Delia D’Ambra: “So he never told you like, “I’m afraid of anyone,” “Dad, I got into something,” “Someone’s after me,” “I’m sad,” like none of that?”
Mac Welles: “No. No, nothing that would ever ring any kind of alarm to me. I knew the boy too well.”
Delia D’Ambra: Where I ultimately land with Keri’s second-hand information that Skip told her John took his own life and then a cover up occurred…is that I think her facts are just a bit jumbled.
She admitted at the end of our interview that it’s been a long time since she spoke about this and to me, I think it’s possible she’s misremembering.
To this day she defends Skip, her former sweetheart, tooth and nail even in the face of contradicting evidence.
Unfortunately, I can’t ask Skip about any of this for myself—he died of a heart attack in May 2006…just three years after John’s murder.
He was at home with Keri when she woke up and found him dead in their bed.
Delia D’Ambra: I confirmed the details of Skip’s death after I picked up a copy of his autopsy report from the Lee County medical examiner’s office
Woman: “Hi. Need help?”
Delia D’Ambra: “Hi.
Woman: “Are you the podcast lady?”
Delia D’Ambra: “Yes. I was here to pick up my records.”
Woman: “60 cents.”
Delia D’Ambra: “Okay.”
Delia D’Ambra: I couldn’t let the fact that Skip is dead slow me down though.
I had to keep digging into his life…I felt like something had to be there tethering Skip to Pat… That wasn’t just the fact that they both were present at the southeast Hansel property on July 8th.
I need to know…was there any truth to them possibly being in on a cover up of John’s murder?
Pouring over dozens of names in police reports landed me on a phone call with one of Skip’s oldest friends from childhood.
A guy named Matt Martell.
Matt provided me with a lot of the same info about Skip that Keri had—which was that Skip was a nice guy, well-liked and big deal in the north Fort Myers community.
Matt Martell: “He was always pretty comical, always had something funny to say. He’d keep everybody laughing and everybody in a good mood, always cutting up a little bit.
I never knew him to have any enemies. Maybe a bar fight, a scuffle or something when everybody had a little too much to drink, but it was usually with friends. Get in a fight and then get in the same truck together and go home.”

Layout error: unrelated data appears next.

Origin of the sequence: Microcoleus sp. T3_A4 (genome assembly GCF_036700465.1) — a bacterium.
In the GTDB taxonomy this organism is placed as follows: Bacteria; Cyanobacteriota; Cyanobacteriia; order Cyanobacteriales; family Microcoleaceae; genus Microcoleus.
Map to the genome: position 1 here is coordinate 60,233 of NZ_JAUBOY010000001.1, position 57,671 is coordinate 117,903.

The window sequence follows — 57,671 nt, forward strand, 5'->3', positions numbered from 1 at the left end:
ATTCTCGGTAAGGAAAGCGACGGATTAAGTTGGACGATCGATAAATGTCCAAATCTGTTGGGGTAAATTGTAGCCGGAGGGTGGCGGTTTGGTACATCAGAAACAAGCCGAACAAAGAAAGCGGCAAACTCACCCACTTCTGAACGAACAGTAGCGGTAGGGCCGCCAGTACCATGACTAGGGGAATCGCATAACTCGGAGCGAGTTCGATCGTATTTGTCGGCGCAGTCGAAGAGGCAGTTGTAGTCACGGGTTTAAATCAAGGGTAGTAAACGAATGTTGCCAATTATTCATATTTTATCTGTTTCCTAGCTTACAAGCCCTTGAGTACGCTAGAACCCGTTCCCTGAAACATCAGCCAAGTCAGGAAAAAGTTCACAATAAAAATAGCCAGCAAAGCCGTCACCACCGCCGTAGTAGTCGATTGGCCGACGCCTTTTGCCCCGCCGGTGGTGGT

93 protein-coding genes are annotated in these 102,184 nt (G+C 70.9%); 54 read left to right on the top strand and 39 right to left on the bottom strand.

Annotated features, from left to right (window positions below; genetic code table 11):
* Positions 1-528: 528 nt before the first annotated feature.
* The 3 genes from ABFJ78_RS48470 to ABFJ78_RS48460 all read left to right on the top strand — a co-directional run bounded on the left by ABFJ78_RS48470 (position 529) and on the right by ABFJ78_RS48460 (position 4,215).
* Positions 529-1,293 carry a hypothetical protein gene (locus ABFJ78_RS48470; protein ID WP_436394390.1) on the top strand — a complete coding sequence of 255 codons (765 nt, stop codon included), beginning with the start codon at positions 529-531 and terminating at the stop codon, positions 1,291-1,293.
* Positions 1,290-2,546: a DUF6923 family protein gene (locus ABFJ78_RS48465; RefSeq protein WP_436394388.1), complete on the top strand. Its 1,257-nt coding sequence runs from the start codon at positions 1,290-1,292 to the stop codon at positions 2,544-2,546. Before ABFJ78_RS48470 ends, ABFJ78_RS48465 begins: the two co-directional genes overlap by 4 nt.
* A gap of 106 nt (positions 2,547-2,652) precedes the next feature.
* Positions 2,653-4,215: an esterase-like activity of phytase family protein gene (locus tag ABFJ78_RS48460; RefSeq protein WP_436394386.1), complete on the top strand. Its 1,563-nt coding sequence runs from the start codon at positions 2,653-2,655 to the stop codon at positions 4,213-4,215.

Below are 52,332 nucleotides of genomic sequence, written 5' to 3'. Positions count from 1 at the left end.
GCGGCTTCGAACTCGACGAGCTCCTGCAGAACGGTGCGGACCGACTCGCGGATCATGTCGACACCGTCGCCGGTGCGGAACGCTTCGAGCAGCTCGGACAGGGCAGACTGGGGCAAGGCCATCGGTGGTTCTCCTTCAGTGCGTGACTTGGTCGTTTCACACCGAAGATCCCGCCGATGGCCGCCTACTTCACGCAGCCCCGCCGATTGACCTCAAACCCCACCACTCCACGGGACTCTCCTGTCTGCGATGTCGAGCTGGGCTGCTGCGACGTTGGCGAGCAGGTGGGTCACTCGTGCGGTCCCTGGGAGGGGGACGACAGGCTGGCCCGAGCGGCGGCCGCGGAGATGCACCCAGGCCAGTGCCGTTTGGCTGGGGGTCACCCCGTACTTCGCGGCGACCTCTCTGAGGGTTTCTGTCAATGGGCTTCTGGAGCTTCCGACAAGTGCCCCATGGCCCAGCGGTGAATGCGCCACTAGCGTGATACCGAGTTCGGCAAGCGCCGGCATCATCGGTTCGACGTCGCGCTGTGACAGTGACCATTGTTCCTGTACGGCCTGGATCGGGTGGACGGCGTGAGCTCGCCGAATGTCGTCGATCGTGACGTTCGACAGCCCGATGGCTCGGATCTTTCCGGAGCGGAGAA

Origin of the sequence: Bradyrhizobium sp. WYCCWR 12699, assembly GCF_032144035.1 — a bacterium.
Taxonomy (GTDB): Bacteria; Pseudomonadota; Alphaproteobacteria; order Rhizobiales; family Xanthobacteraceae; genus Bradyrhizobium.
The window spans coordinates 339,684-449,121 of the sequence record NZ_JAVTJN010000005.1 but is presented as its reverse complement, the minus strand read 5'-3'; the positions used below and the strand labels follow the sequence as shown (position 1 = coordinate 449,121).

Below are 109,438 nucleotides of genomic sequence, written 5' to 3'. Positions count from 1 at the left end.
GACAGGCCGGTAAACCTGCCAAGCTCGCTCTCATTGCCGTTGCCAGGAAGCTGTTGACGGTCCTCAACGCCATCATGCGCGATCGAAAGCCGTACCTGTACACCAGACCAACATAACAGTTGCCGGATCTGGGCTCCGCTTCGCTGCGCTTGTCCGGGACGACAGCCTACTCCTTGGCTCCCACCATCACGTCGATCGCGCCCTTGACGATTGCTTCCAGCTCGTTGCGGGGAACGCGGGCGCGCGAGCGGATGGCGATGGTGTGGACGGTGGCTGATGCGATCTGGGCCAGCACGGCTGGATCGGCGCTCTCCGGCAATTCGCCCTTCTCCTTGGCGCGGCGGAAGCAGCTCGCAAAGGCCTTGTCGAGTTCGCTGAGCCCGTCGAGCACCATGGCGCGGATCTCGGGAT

Delia D’Ambra: “The fact that Skip is someone that police interviewed pretty intensely about this death, does it leave you with any questions, as his former friend? What would you want to know, even though he’s not here to say it?”
Matt Martell: “No. I mean, if it come to life that … it would really surprise me to know that Skip had something to do with it. I mean, almost to where I’d almost had to been there to see it to believe it.”
Matt Martell: “He wasn’t a vicious person. I mean, that just … I would just have to almost have been there to see it to believe it.”
Delia D’Ambra: “So at no point in your friendship with Skip, did you ever see him be violent or keep secrets or be an over drinker or anything like that?”
Matt Martell: “No. I mean, he would drink. We’d all go to the bar or something and everybody would have a little too much to drink, but I mean, I wouldn’t call him a drunk. We’d all sometimes drink a little too much when we went out on the weekends. But aside from that, no.”
Delia D’Ambra: “And he would have no reason to want to harm any member of his family?”
Matt Martell: “Oh, absolutely not.”
Delia D’Ambra: I asked Matt if Skip was the type of person who would lie for someone close to him…to protect them from getting in trouble…
Matt Martell: “I would agree with that.”
Delia D’Ambra: “Why so?”
Matt Martell: “Family friend or just somebody that needed help. I would agree with that 100%.”
Delia D’Ambra: “It’s possible if Skip knew something that may have not been so good about another person, he may not have wanted to reveal that, to protect that person?”
Matt Martell: “I would agree with that.”
Delia D’Ambra: That response—as vague as it was—made me wonder…
Was part of Skip’s story that he told Keri possible?…the part about a cover up.
Would he have a reason to cover up John’s murder because either he was involved, or he was close to the person who was responsible?
Would there have been a reason for him and Pat to manipulate the crime scene…together…?
And that’s when I realized it.
The Bayshore land…the sawmill…everything that belonged to Mel Senior…
All of it could be way more important that anyone has thought.
Keri: “Skip’s father died without a will.”
Helen Huff: “That is a big question somebody needs to find out. Was there a will?”
Helen Huff: “Maybe John was in that will.”
Delia D’Ambra: That’s coming up in episode eight– “Swindled”—listen, right now.